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Investigating artificial intelligence in law: Why we need it

| Written by Altlaw

Artificial intelligence in law has witnessed huge changes over the years. It's grown into a solution for many of the day-to-day tasks legal professionals face and is used to combat long working hours by offering significant time savings.

Throughout this blog post, we'll explore a short history of artificial intelligence, analyse its impact on the legal sector and demonstrate how it assists with legal reviews.


A brief history of artificial intelligence

The formal discipline of artificial intelligence began in the mid-20th century, with the term being coined in 1956 at the Dartmouth Conference

There was much optimism in the early years of AI and researchers envisioned the development of machines capable of learning, reasoning and problem-solving with minimal human input.

In the 1960s and 1970s, research focused on symbolic AI, using logical rules and symbols to represent knowledge. Progress was slow, and the 1980s experienced an 'AI winter' as funding and interest diminished.

The resurgence of AI began in the 1990s with machine learning approaches, with breakthroughs in algorithms and computing power facilitating significant progress in the late 20th and early 21st century.

In recent years, AI has become part of everyday life. It's integrated into many industries, from autonomous vehicles to healthcare, entertainment and law.


Artificial intelligence in law

Much like many other industries, artificial intelligence has been transformative to litigation. Integrating AI tools has allowed firms to streamline processes, enhance efficiency and provide valuable insights.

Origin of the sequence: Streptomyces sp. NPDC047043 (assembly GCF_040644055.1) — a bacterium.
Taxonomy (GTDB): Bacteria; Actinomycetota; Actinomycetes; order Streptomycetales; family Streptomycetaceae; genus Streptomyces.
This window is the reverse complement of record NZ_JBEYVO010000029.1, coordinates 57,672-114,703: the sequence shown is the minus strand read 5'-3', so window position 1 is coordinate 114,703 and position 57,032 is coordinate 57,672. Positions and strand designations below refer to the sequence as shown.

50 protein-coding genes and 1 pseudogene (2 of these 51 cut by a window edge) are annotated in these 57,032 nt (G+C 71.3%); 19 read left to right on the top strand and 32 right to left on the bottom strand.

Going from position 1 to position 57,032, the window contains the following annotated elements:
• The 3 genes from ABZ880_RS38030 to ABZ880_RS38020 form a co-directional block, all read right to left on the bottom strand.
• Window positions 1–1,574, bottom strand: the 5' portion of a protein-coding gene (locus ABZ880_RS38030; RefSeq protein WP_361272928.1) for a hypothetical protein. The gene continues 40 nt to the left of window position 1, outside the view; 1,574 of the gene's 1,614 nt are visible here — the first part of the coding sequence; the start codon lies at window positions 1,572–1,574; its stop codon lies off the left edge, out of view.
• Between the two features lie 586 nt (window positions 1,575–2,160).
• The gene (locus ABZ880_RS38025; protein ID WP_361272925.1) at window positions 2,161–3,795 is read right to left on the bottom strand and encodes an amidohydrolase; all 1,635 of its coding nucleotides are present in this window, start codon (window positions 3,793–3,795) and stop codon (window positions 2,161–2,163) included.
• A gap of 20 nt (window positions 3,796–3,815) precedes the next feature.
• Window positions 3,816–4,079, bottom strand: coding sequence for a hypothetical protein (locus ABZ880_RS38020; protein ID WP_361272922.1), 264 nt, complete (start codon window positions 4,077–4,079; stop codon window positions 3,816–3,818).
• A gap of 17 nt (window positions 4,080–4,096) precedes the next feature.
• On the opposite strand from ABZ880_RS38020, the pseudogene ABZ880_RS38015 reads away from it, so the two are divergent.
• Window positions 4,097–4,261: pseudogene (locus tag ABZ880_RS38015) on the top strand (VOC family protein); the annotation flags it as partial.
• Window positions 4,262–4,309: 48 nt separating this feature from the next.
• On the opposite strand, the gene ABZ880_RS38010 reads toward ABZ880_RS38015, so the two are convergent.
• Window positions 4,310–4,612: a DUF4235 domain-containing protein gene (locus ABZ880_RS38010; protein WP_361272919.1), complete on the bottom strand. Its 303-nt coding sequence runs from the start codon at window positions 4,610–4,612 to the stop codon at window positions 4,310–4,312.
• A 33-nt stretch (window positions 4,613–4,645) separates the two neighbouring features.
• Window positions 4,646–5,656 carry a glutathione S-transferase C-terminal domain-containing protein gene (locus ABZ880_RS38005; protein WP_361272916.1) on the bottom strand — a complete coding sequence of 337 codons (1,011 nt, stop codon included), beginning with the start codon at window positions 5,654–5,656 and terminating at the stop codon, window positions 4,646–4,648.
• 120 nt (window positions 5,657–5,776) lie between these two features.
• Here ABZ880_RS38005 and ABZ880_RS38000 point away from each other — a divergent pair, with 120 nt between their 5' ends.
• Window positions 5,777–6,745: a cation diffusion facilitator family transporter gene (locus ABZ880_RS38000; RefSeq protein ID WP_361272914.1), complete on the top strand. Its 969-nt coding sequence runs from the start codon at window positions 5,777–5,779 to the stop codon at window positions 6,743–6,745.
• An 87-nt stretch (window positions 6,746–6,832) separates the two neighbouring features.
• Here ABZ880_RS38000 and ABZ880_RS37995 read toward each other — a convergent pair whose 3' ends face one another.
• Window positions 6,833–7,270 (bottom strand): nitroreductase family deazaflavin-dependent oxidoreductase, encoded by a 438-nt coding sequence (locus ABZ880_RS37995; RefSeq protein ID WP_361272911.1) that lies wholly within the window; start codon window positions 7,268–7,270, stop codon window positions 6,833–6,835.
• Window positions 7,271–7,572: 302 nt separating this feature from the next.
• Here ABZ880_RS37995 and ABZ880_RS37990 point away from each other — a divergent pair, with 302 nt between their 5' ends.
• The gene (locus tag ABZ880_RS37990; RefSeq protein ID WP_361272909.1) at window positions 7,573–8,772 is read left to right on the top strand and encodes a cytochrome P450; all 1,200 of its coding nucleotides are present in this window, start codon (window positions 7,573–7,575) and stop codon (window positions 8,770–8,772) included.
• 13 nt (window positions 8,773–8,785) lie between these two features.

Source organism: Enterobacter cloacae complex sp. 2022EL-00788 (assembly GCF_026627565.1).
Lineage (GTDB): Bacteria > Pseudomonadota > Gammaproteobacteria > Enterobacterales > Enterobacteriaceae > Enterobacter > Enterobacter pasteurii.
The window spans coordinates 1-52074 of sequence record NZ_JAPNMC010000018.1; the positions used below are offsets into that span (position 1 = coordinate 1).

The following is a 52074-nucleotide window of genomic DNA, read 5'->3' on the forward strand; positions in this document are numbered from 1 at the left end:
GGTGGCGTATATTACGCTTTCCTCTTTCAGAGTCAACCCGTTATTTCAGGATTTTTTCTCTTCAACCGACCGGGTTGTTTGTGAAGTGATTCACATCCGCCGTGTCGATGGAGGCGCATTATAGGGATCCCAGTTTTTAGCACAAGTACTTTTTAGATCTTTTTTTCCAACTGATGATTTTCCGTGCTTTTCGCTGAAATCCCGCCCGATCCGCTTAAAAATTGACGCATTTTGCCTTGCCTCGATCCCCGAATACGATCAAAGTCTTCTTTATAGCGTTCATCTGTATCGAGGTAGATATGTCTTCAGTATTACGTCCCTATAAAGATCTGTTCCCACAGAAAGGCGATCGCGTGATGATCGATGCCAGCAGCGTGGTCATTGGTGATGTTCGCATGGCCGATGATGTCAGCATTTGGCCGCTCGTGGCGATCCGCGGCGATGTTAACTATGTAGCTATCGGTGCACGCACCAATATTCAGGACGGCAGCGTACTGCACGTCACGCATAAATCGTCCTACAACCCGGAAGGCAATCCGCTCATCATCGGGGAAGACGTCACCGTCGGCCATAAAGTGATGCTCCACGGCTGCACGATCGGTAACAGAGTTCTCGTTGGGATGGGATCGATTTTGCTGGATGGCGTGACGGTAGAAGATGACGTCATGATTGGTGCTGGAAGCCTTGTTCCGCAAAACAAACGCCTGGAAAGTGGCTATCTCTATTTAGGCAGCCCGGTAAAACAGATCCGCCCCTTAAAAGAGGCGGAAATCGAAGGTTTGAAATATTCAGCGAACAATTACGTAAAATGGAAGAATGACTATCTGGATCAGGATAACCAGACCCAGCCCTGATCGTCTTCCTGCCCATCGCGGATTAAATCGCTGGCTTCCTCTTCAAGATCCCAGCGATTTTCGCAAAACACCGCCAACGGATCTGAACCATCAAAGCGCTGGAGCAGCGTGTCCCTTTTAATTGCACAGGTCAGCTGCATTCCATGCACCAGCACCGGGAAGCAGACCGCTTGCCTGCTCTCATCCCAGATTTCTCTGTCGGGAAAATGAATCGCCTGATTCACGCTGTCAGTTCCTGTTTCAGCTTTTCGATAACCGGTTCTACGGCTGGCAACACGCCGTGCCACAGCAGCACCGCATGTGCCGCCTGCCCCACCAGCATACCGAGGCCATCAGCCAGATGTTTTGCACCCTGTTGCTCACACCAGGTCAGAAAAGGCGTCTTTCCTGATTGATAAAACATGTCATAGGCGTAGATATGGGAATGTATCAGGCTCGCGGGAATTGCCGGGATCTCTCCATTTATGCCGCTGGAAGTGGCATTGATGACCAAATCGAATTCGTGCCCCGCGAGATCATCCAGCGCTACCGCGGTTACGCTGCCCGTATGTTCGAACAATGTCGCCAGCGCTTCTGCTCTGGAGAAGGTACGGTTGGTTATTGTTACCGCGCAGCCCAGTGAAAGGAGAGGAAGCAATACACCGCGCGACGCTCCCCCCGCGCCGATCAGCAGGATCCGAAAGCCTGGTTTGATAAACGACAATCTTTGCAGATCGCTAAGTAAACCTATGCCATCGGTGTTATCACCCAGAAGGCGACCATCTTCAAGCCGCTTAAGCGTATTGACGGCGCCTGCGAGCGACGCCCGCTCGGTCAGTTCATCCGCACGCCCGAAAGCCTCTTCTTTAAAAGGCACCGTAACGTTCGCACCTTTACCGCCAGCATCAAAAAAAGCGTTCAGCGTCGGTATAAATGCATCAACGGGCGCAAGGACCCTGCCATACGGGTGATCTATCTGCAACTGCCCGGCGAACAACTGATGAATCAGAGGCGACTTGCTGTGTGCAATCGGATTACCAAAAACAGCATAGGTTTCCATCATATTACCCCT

Let's look at some tools legal professionals can use to help their processes.

Machine learning

Within artificial intelligence in law, machine learning allows computers to learn and progressively improve performance on specific tasks without the requirement for programming.

Machine learning can be divided into three categories: supervised, unsupervised and reinforcement.

Supervised learning

In supervised learning, the computer is taught using a training set that provides inputs and desired outcomes. The computer learns a general rule, which it applies to further data.

Unsupervised learning

The computer is not fed any training set but learns from decisions made or finds structure in the input data. This is often the purpose of unsupervised learning: to uncover hidden patterns in the data.

Reinforcement learning

This is where the computer interacts with a dynamic environment where it performs tasks and receives 'rewards' for completing them. The programme aims to maximise these awards to increase learning.

When we dig deeper into supervised learning, we then find active learning. Active learning is a special case of machine learning in which the learning algorithm can interact with an existing data source to label new data points with desired outcomes.


Active learning in law 

Over the past 20 years, AI and machine learning algorithms have replaced many mundane, day-to-day tasks and processes within the legal industry. AI is now commonly used in all levels of law, from aiding judges in making prosecution decisions to helping businesses manage GDPR and compliance issues.

However, the area in which AI is pushed towards its maximum is within eDiscovery in Technology Assisted Review (TAR).